Mousehole harbour


'PENLEE LIFEBOAT DISASTER ...." With courage, nothing is impossible"

Saturday, 19th December 1981, around 9.00 pm, Trevelyan Richards, coxswain of the 'Solomon Browne', radioed, "Penlee Lifeboat to Falmouth Coastguard, we've taken four off ... there're two left on board". In response, the Coastguard transmitted, "Falmouth Coastguard to Penlee Lifeboat", and repeated. "Falmouth Coastguard to Penlee Lifeboat". A low static, then silence. Contact was lost as the eight man crew of the 'Solomon Browne', a wooden, Watson- Class lifeboat were overwhelmed by the power of the sea in a maritime tragedy, later described as 'the greatest act of courage ever seen and and ever likely to be seen'.

A coaster, the 'Union Star', engines failed eight miles east of the Wolf Rock. Hurricane strength winds, gusting of a 100 mile an hour with sixty foot waves, were blowing the powerless ship towards rocks at Boscawen Cove, near Lamorna. A Mayday was sent requesting immediate assistance and the lifeboat, based in Cornish village of Mousehole, responded to a distress signal relayed by the Coastguard.

It was six days before Christmas, celebrations had started early, the lights had been switched on and the village was buzzing with preparations for Tom Bawcock's Eve when the call came in. Helicopter rescue was impossible because of ferocity of the sea and at 8.12 pm, the lifeboat was launched into a pitching sea. Twelve men responded and Trevelyan Richard chose eight of his most experienced men, not picking two from one family as was the custom.

The last sighting was from the helicopter. The pilot saw the 'Solomon Browne' manoeuvre alongside the coaster, as a huge wave picked up the lifeboat and flung her onto the deck before sliding off and pounding her into the unforgiving sea bed. Families were waiting for their men to return, as through the night, rescuers and volunteers searched the slippery cliff tops west of Tater-Du Lighthouse for survivors; none were found. At dawn, the coaster' s twisted hull was seen, upside down on the rocks; the air smelt of diesel and the red and blue, splintered wreckage of the lifeboat was strewn across sea as debris was washed ashore..

Accounts of that winter-black night will be told and written about in thousands of words, time and time again by countless people. Personally, I remember it as if it was yesterday. My husband was in our recording studio, recording some tracks for an American musician friend; the plan was for our families to meet, around 6.00 pm, pick up the guys from the studio and drive down to Coverack for switching on the Christmas lights. The studio was in an old RAF, wartime bunker, with line of sight to the Lizard. As we came out into the exposed darkness, a raw wind had got up and peppered us with horizontal shards of driving rain. It had an uncanny ferocity, a screaming, crazed beast, a killer on the lose, screeching from the south-west.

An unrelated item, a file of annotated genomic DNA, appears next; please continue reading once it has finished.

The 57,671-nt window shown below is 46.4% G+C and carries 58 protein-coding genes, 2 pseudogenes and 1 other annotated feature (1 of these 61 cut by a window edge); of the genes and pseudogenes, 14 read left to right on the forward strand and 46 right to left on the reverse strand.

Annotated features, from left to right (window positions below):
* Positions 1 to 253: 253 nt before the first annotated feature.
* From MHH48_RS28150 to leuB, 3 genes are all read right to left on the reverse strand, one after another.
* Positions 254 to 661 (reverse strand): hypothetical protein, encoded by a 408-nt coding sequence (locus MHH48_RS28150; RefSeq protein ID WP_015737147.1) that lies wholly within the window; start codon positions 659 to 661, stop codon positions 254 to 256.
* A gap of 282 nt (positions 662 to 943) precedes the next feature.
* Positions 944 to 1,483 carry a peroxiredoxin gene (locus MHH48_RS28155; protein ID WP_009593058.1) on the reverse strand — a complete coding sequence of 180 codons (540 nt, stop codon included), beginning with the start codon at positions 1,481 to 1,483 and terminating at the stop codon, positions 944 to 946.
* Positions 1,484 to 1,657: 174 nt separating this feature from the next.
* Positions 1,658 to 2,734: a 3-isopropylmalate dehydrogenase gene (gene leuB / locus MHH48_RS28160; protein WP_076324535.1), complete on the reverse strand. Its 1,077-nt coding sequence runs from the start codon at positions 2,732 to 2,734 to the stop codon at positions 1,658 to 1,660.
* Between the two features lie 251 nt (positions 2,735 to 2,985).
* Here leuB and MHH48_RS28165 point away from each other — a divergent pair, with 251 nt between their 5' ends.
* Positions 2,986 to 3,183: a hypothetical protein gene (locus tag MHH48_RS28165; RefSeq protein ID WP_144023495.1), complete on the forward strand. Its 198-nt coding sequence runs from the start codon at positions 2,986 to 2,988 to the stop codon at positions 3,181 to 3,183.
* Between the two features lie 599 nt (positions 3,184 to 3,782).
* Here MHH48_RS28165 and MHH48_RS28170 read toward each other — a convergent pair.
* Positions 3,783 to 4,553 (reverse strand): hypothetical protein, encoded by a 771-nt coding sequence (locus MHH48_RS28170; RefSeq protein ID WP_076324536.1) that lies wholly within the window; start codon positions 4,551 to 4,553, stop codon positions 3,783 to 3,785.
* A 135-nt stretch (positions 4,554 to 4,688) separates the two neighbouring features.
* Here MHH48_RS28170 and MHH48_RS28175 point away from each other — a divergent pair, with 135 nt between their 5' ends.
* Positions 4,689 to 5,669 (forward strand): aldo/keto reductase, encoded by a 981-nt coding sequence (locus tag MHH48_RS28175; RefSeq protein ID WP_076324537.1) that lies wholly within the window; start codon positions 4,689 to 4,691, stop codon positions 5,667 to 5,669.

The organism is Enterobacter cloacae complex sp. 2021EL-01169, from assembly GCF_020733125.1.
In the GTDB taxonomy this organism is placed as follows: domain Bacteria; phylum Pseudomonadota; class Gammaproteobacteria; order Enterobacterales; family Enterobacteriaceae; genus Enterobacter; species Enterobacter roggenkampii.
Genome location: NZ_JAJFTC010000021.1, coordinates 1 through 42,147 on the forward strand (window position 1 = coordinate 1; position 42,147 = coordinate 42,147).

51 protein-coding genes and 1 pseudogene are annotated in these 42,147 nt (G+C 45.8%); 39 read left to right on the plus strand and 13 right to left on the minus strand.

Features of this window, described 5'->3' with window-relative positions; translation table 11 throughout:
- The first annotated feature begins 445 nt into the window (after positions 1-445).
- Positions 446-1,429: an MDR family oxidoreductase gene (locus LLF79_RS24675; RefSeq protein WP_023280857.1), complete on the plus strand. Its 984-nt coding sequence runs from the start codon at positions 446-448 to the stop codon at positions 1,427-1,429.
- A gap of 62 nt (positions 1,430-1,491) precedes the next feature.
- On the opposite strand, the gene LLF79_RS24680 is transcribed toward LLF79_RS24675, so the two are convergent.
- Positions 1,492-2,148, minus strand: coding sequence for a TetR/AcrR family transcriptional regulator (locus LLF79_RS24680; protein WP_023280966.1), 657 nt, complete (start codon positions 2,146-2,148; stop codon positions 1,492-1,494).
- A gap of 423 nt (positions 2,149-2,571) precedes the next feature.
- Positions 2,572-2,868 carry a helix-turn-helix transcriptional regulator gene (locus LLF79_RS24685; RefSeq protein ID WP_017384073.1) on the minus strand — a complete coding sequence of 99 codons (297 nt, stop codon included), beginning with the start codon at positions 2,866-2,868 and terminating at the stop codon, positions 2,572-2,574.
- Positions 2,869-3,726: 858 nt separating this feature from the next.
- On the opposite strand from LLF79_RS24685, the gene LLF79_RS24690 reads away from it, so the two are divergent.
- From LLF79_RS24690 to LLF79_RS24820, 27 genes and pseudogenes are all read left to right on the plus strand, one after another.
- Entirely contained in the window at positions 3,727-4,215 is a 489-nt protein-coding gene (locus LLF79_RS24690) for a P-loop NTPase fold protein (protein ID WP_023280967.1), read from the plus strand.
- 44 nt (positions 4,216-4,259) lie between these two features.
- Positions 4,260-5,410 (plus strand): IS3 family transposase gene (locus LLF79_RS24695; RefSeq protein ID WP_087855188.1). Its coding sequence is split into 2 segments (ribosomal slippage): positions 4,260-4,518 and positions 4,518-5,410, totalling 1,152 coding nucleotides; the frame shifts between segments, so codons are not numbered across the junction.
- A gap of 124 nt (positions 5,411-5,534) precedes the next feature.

Back home, we had a pleasant evening with our friends, with conversation about music and the foibles of Cornish weather. By morning, the storm was spent and a pallid, Solstice sun rose feebly over a silver-grey sea. I turned the radio on before taking the kids to our little, local chapel to rehearse for the Nativity Play; the track playing was Elvis Costello's, 'Gloomy Sunday'! Followed by the news... the 'Solomon Browne', was lost with all hands; a roll call of names; names I recognised of families I knew from when I lived in Mousehole.

My back story? Mousehole is very special to me; if you can fall in love with a place, it was love at first sight. A first holiday in Cornwall, staying in St. Austell., it was a rainy day, I caught the bus to Penzance and arriving at the Greenmarket, a battered, blue bus was waiting. The destination read Mousehole. Odd name, I thought, let's go there. Through Newlyn, up the hill as the road curved round the coast, we dropped down into the village, took a left towards the harbour.... and wham! It was so beautiful; almost unreal, like nowhere my imagination could have invented. I knew that somehow, someway, one day, I would live there. In time, I did. I bought a cottage in Duck Street; two of my neighbours were lifeboat mechanics and it's where I met my husband.

Initially, I made the break from my London life and spent a summer with a dear friend, who lived there and got me a job pulling pints in 'The Ship'. The pub was a lively place; singing, drinking, noisy with crazy artists and fishermen. There was a stool at the end of the bar unofficially reserved for big, self-effacing trawler skipper, in a salt-bleached cap and faded smock; Trevelyan Richards was that bear of a man whose aura of quiet presence could quell rowdy young fishermen by raising a shaggy eyebrow. They would just nod at him, '"All right, Charlie" and he'd nod back, his authority didn't need words and I understood later why those men would have been proud to have been selected on that fateful night.

Forty years on, and Mousehole, like so many of our fishing villages, is under threat not from the force of nature but the power of money. Just another pretty, quaint place for those with too much money indulging in owning a second home with no thought for the once thriving communities, they're castrating. A deli and a bistro have replaced the little grocer shop and where locals hung nets to dry over the railings and chat about fish and the weather, angry drivers jostle and shout from 4 x4's too wide for the narrow lanes and opes.

Accounts of that dreadful night will become the stuff of folklore and the names of the heroes not readily remembered. But in a quiet corner of the ancient, stone church at the village of Paul is a granite boulder, brought from the sea close to the place where lives were lost. Carved on it are eight names and an inscription, 'The bravest of the brave'.

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